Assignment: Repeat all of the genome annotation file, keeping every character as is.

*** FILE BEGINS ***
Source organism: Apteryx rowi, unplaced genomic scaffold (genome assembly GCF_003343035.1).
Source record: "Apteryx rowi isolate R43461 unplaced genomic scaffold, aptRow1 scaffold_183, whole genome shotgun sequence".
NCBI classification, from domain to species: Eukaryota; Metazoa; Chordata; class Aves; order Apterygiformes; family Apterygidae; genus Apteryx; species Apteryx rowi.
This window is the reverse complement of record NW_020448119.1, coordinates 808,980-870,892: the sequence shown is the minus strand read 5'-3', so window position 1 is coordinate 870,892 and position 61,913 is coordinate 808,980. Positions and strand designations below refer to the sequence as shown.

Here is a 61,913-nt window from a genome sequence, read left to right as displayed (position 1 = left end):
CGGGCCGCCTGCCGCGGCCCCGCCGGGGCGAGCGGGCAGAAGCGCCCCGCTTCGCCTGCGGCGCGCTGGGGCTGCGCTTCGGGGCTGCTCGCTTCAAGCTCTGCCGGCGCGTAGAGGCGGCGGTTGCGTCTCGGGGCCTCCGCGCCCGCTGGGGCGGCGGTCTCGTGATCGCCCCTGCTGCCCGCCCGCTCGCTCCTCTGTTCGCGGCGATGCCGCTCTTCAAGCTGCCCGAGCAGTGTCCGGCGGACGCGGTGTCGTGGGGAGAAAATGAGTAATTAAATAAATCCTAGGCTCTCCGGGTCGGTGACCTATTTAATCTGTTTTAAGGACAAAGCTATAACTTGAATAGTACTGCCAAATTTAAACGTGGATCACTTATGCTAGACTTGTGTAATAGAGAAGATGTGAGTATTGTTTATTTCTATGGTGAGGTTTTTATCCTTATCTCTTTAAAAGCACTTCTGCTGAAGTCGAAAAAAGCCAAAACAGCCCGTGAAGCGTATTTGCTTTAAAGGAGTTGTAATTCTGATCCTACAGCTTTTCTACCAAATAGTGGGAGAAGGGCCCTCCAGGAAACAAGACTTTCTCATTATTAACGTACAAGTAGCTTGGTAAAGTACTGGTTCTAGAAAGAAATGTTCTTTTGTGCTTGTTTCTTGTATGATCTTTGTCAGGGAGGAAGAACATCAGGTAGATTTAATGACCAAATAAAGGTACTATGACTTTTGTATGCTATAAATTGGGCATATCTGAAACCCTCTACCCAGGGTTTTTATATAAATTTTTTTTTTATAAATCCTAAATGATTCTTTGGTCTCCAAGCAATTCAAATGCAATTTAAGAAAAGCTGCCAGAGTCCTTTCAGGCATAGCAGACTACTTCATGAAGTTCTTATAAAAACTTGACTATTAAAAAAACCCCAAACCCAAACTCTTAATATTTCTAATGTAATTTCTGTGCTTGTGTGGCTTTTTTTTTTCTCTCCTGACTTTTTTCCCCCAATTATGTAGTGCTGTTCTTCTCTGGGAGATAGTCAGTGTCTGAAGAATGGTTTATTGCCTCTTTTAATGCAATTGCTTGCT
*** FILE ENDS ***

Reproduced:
Source organism: Apteryx rowi, unplaced genomic scaffold (genome assembly GCF_003343035.1).
Source record: "Apteryx rowi isolate R43461 unplaced genomic scaffold, aptRow1 scaffold_183, whole genome shotgun sequence".
NCBI classification, from domain to species: Eukaryota; Metazoa; Chordata; class Aves; order Apterygiformes; family Apterygidae; genus Apteryx; species Apteryx rowi.
This window is the reverse complement of record NW_020448119.1, coordinates 808,980-870,892: the sequence shown is the minus strand read 5'-3', so window position 1 is coordinate 870,892 and position 61,913 is coordinate 808,980. Positions and strand designations below refer to the sequence as shown.

Here is a 61,913-nt window from a genome sequence, read left to right as displayed (position 1 = left end):
CGGGCCGCCTGCCGCGGCCCCGCCGGGGCGAGCGGGCAGAAGCGCCCCGCTTCGCCTGCGGCGCGCTGGGGCTGCGCTTCGGGGCTGCTCGCTTCAAGCTCTGCCGGCGCGTAGAGGCGGCGGTTGCGTCTCGGGGCCTCCGCGCCCGCTGGGGCGGCGGTCTCGTGATCGCCCCTGCTGCCCGCCCGCTCGCTCCTCTGTTCGCGGCGATGCCGCTCTTCAAGCTGCCCGAGCAGTGTCCGGCGGACGCGGTGTCGTGGGGAGAAAATGAGTAATTAAATAAATCCTAGGCTCTCCGGGTCGGTGACCTATTTAATCTGTTTTAAGGACAAAGCTATAACTTGAATAGTACTGCCAAATTTAAACGTGGATCACTTATGCTAGACTTGTGTAATAGAGAAGATGTGAGTATTGTTTATTTCTATGGTGAGGTTTTTATCCTTATCTCTTTAAAAGCACTTCTGCTGAAGTCGAAAAAAGCCAAAACAGCCCGTGAAGCGTATTTGCTTTAAAGGAGTTGTAATTCTGATCCTACAGCTTTTCTACCAAATAGTGGGAGAAGGGCCCTCCAGGAAACAAGACTTTCTCATTATTAACGTACAAGTAGCTTGGTAAAGTACTGGTTCTAGAAAGAAATGTTCTTTTGTGCTTGTTTCTTGTATGATCTTTGTCAGGGAGGAAGAACATCAGGTAGATTTAATGACCAAATAAAGGTACTATGACTTTTGTATGCTATAAATTGGGCATATCTGAAACCCTCTACCCAGGGTTTTTATATAAATTTTTTTTTTATAAATCCTAAATGATTCTTTGGTCTCCAAGCAATTCAAATGCAATTTAAGAAAAGCTGCCAGAGTCCTTTCAGGCATAGCAGACTACTTCATGAAGTTCTTATAAAAACTTGACTATTAAAAAAACCCCAAACCCAAACTCTTAATATTTCTAATGTAATTTCTGTGCTTGTGTGGCTTTTTTTTTTCTCTCCTGACTTTTTTCCCCCAATTATGTAGTGCTGTTCTTCTCTGGGAGATAGTCAGTGTCTGAAGAATGGTTTATTGCCTCTTTTAATGCAATTGCTTGCT